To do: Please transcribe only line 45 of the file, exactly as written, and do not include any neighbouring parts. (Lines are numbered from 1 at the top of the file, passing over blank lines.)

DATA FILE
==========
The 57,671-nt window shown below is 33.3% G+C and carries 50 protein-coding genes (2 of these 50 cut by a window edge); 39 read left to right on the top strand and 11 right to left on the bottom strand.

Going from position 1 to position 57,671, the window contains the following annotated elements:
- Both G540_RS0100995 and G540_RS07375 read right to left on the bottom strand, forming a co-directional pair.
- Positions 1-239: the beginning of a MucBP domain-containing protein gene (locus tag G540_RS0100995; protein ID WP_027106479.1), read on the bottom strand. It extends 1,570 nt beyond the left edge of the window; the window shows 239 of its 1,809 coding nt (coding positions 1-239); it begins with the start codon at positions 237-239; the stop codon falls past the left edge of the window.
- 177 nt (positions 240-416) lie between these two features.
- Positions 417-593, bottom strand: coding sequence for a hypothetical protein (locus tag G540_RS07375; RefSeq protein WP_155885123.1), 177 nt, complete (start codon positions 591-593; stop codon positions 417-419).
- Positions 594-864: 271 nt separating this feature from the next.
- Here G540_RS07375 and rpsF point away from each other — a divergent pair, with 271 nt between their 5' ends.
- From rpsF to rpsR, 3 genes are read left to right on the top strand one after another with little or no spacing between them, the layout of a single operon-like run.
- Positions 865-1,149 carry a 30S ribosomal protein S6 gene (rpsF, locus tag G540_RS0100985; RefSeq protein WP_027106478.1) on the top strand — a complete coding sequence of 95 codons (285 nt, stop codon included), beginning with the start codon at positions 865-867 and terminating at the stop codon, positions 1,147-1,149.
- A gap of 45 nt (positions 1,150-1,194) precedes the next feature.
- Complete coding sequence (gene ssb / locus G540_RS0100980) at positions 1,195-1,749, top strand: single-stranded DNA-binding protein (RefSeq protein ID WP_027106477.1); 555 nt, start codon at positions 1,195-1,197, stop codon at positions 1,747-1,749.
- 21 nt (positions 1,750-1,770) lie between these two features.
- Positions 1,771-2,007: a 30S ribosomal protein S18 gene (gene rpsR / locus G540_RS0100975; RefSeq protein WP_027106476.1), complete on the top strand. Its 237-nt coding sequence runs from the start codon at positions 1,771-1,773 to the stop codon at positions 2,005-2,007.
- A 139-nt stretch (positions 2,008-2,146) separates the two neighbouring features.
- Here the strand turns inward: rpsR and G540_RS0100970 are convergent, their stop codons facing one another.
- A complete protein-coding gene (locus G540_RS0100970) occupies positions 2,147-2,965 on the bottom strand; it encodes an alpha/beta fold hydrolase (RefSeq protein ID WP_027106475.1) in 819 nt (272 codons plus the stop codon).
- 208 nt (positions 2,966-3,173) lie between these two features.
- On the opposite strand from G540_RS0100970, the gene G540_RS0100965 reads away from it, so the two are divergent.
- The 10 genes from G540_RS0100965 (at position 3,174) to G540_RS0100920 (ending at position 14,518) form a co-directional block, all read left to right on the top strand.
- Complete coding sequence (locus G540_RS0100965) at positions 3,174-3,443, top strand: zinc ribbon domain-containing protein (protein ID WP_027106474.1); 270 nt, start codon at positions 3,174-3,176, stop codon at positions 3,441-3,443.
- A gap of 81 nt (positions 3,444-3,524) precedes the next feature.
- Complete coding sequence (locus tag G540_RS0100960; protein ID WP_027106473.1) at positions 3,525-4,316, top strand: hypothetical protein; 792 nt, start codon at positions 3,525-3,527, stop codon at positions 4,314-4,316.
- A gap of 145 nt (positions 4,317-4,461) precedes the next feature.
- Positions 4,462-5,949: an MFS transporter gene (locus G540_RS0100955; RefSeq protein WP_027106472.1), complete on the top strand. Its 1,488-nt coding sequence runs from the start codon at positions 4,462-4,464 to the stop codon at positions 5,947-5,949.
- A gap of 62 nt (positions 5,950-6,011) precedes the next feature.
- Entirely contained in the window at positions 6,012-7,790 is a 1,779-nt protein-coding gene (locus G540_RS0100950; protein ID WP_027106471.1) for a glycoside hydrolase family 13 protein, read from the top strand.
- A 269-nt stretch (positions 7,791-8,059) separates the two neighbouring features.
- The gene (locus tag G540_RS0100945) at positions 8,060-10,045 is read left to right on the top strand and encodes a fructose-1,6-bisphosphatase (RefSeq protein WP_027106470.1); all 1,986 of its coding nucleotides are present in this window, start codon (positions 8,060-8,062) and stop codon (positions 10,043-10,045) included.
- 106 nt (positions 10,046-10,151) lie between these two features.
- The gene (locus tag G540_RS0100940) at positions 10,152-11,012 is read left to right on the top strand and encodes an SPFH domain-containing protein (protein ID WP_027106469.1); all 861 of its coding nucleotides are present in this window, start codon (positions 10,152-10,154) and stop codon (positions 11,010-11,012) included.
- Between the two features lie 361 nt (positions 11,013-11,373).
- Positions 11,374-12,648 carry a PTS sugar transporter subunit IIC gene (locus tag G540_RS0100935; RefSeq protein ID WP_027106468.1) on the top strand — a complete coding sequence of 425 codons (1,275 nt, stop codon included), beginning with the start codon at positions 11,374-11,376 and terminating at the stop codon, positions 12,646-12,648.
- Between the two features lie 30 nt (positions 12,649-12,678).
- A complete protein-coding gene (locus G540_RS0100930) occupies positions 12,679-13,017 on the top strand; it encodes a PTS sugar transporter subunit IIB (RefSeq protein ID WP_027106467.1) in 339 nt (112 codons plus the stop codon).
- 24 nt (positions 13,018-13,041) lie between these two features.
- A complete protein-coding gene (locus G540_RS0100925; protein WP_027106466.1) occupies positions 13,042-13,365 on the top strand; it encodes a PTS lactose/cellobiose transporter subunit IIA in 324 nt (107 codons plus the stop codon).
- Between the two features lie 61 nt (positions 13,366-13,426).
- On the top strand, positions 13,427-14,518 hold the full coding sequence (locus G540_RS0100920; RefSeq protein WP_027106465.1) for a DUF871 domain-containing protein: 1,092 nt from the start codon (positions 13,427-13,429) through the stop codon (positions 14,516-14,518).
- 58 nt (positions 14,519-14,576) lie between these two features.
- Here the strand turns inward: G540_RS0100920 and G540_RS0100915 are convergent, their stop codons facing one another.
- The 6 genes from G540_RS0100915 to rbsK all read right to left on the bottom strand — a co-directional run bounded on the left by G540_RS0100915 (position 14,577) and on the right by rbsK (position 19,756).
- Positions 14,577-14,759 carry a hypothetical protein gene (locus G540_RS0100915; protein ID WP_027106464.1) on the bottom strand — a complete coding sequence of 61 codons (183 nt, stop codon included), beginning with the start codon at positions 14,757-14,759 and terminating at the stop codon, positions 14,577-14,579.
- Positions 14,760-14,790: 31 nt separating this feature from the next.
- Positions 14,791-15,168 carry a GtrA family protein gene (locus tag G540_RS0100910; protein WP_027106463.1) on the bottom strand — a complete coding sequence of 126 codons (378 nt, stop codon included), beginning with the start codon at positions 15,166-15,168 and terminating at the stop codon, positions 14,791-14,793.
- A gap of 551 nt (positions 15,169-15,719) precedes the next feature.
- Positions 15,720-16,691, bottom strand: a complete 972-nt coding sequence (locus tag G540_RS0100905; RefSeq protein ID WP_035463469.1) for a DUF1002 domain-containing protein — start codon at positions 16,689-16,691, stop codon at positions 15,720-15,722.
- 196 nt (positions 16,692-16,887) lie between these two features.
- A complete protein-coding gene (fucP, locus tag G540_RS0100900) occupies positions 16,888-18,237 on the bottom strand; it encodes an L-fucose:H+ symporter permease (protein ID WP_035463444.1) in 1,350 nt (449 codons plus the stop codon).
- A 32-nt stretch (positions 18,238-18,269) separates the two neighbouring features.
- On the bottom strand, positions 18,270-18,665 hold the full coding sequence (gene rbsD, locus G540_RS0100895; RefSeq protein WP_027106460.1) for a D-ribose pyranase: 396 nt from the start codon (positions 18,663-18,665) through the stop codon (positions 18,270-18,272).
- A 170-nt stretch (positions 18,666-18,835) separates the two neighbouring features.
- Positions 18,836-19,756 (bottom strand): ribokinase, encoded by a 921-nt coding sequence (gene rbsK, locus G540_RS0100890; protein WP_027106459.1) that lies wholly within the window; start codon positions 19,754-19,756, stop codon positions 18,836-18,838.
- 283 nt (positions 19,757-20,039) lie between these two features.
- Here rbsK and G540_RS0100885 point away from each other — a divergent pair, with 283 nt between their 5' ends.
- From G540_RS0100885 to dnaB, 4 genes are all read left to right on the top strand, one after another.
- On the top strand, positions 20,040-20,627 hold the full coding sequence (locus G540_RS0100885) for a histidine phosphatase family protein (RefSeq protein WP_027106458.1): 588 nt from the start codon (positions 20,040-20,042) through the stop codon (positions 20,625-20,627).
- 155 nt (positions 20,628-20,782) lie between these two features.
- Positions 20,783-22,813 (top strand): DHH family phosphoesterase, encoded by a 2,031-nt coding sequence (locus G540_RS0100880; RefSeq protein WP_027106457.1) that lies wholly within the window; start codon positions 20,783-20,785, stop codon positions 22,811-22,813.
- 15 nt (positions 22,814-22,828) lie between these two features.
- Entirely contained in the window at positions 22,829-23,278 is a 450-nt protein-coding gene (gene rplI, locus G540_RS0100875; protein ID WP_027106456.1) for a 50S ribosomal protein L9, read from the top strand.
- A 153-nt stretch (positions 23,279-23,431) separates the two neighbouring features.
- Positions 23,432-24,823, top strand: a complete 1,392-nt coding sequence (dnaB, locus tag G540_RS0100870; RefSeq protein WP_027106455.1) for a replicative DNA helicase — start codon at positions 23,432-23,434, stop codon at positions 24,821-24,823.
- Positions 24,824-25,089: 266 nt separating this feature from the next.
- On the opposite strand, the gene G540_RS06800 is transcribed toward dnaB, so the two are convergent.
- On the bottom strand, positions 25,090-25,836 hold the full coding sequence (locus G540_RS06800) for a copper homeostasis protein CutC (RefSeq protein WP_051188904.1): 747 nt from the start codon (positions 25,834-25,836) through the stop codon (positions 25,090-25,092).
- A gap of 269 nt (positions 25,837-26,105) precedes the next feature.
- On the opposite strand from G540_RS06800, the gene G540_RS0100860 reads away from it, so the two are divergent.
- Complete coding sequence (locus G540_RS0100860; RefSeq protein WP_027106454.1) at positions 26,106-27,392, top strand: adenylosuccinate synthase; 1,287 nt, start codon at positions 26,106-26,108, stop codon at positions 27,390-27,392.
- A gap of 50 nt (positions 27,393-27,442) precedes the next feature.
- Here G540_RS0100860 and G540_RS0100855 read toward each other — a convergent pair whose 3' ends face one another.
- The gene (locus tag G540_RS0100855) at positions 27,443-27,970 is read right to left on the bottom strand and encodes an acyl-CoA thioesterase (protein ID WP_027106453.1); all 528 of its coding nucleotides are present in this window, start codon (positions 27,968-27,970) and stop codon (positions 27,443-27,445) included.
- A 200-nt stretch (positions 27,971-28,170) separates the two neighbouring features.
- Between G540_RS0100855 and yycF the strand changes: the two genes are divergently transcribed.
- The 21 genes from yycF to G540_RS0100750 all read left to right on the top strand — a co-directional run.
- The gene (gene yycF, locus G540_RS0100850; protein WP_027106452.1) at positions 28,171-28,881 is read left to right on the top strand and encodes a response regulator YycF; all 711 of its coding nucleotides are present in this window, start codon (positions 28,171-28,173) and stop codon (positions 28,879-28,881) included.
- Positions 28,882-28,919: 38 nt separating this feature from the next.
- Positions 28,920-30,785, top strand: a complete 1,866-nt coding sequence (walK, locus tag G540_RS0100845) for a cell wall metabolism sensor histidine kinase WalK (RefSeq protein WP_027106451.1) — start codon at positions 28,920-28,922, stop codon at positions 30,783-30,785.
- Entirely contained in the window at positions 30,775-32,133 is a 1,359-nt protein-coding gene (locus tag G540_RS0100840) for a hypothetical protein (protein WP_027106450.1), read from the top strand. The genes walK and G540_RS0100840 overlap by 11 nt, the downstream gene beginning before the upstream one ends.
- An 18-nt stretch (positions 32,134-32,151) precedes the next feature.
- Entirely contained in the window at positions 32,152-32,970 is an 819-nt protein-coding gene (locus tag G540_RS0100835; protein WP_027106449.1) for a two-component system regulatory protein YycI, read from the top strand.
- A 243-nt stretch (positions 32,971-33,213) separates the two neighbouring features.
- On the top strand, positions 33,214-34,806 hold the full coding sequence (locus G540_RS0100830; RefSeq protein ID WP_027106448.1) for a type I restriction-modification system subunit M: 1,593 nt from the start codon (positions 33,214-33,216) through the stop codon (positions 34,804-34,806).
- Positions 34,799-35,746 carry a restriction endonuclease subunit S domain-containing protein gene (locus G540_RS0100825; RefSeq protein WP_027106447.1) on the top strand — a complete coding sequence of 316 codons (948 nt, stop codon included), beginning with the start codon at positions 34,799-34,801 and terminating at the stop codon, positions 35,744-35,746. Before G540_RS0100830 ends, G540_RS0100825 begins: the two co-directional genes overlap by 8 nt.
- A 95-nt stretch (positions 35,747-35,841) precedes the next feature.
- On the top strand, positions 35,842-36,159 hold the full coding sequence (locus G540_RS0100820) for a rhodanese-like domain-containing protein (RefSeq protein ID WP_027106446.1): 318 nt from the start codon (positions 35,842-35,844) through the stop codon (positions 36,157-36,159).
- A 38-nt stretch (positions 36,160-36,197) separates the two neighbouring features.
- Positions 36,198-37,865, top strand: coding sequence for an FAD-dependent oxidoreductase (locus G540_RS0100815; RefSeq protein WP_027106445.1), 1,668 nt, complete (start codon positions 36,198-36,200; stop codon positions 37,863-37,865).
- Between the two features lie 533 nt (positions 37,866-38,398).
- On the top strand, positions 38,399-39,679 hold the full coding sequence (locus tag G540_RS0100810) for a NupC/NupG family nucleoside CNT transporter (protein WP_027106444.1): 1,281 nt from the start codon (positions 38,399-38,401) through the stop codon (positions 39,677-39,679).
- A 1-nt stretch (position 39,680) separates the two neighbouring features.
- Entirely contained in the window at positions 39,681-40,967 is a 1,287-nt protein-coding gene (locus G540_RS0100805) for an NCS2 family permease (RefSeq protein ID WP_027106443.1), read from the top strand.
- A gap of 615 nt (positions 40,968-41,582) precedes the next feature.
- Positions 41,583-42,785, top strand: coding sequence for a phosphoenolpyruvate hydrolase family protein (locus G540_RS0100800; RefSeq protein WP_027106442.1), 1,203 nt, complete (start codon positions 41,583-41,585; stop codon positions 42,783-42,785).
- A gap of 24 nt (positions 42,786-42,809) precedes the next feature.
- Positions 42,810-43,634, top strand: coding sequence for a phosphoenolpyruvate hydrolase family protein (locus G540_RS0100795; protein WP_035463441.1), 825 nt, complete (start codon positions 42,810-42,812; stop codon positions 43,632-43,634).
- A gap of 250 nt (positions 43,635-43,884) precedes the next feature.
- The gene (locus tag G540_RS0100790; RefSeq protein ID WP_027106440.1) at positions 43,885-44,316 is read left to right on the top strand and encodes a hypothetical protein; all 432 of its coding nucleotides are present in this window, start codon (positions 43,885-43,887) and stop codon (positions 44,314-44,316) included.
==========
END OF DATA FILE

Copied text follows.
- Positions 14,791-15,168 carry a GtrA family protein gene (locus tag G540_RS0100910; protein WP_027106463.1) on the bottom strand — a complete coding sequence of 126 codons (378 nt, stop codon included), beginning with the start codon at positions 15,166-15,168 and terminating at the stop codon, positions 14,791-14,793.